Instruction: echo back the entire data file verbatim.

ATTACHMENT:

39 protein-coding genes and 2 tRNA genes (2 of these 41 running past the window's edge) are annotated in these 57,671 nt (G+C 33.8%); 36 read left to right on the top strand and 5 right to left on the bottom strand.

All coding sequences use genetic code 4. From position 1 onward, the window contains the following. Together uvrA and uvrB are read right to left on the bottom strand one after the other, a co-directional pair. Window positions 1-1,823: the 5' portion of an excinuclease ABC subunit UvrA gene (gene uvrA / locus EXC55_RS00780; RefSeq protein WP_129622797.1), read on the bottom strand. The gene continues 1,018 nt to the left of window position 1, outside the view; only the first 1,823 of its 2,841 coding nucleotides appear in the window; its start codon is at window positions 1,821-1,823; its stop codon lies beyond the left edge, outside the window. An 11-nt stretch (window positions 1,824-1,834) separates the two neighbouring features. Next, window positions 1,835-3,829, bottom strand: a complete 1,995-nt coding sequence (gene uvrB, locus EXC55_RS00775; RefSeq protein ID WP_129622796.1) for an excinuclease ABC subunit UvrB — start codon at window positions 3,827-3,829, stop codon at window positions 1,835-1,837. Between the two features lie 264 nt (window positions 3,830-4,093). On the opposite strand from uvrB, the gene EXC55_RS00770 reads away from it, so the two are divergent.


39 protein-coding genes and 2 tRNA genes (2 of these 41 running past the window's edge) are annotated in these 57,671 nt (G+C 33.8%); 36 read left to right on the top strand and 5 right to left on the bottom strand.

All coding sequences use genetic code 4. From position 1 onward, the window contains the following. Together uvrA and uvrB are read right to left on the bottom strand one after the other, a co-directional pair. Window positions 1-1,823: the 5' portion of an excinuclease ABC subunit UvrA gene (gene uvrA / locus EXC55_RS00780; RefSeq protein WP_129622797.1), read on the bottom strand. The gene continues 1,018 nt to the left of window position 1, outside the view; only the first 1,823 of its 2,841 coding nucleotides appear in the window; its start codon is at window positions 1,821-1,823; its stop codon lies beyond the left edge, outside the window. An 11-nt stretch (window positions 1,824-1,834) separates the two neighbouring features. Next, window positions 1,835-3,829, bottom strand: a complete 1,995-nt coding sequence (gene uvrB, locus EXC55_RS00775; RefSeq protein ID WP_129622796.1) for an excinuclease ABC subunit UvrB — start codon at window positions 3,827-3,829, stop codon at window positions 1,835-1,837. Between the two features lie 264 nt (window positions 3,830-4,093). On the opposite strand from uvrB, the gene EXC55_RS00770 reads away from it, so the two are divergent.